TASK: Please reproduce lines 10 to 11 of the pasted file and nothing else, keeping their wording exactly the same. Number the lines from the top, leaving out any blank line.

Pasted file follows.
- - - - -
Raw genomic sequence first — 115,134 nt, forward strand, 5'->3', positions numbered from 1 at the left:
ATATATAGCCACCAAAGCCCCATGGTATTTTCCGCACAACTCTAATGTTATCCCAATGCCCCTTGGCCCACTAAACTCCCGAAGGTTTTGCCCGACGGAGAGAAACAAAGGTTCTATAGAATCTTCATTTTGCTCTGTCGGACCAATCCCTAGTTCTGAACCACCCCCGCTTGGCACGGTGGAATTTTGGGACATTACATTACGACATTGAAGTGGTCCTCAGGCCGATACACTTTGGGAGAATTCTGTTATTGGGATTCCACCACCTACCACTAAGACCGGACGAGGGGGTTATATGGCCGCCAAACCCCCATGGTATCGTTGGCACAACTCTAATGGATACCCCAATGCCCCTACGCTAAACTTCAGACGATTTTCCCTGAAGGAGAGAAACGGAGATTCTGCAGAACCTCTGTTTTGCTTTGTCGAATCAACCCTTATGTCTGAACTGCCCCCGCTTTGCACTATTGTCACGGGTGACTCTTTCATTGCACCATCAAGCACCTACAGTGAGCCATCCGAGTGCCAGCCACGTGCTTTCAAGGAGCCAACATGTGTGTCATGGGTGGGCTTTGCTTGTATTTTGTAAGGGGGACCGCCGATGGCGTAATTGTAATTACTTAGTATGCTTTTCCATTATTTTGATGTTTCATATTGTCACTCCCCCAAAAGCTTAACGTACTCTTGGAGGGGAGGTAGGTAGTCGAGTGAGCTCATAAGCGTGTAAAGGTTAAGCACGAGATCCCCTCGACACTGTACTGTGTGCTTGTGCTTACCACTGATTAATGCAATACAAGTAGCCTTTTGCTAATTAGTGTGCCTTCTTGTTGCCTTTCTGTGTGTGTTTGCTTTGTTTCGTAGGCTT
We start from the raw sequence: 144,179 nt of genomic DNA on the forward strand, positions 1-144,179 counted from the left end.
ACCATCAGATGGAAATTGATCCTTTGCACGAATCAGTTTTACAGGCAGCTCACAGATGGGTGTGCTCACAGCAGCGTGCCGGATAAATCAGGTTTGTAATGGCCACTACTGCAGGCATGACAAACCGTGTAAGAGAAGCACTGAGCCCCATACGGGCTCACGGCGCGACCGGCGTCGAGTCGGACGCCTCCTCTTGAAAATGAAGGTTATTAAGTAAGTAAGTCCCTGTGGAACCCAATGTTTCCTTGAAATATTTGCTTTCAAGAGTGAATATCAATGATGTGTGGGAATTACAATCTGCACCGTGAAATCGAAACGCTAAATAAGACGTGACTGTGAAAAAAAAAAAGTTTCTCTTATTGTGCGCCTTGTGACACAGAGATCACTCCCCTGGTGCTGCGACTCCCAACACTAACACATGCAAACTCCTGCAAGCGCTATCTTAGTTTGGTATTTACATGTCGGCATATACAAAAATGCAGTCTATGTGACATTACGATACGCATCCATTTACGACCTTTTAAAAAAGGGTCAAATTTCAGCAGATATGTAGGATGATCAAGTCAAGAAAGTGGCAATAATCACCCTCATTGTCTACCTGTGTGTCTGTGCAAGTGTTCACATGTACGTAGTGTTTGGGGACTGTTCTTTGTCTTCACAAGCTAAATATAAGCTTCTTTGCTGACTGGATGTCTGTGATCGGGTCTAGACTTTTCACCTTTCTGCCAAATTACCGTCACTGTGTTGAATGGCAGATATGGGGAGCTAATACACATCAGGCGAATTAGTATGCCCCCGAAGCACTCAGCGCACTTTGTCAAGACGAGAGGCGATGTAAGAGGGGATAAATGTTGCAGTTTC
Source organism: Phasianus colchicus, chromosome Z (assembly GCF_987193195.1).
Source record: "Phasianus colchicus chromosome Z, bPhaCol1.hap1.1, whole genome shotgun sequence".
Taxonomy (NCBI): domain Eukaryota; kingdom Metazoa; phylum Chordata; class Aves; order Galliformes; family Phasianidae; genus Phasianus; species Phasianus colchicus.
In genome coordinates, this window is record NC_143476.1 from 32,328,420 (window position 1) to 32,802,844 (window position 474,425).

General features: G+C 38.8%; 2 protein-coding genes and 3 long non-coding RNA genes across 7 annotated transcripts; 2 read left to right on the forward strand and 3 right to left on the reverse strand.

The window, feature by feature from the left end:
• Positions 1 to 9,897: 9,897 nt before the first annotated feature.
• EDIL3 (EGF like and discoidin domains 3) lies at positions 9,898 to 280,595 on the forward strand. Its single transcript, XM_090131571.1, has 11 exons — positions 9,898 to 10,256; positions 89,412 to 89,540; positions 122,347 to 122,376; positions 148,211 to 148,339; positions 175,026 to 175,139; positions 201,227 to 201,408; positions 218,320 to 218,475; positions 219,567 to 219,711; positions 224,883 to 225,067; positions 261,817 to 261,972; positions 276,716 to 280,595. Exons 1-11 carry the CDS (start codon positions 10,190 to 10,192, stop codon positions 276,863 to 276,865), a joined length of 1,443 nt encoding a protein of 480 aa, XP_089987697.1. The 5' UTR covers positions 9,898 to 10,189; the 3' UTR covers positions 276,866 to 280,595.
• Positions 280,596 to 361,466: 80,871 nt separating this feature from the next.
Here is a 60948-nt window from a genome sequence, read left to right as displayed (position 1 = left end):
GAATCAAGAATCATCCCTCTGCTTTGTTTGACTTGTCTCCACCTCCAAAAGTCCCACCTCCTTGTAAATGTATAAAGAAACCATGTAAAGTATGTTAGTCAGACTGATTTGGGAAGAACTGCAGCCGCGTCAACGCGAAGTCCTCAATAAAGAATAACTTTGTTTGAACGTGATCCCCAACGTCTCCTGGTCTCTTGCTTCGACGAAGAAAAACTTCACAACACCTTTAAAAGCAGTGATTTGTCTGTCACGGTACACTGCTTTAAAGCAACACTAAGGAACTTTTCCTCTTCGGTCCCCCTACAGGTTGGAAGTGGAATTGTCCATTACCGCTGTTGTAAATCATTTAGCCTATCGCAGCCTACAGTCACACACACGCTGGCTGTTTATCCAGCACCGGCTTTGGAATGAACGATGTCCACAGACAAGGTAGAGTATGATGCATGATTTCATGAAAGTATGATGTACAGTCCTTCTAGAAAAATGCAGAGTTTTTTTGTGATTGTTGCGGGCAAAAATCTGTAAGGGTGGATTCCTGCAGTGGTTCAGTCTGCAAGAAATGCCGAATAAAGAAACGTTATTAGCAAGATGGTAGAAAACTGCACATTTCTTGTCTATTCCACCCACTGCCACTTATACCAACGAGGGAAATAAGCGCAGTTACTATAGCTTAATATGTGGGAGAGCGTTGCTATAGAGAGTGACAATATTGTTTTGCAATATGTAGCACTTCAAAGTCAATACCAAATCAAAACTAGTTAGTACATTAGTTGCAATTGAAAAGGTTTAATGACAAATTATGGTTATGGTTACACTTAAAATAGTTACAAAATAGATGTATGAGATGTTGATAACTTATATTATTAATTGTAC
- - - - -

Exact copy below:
The window, feature by feature from the left end:
• Positions 1 to 9,897: 9,897 nt before the first annotated feature.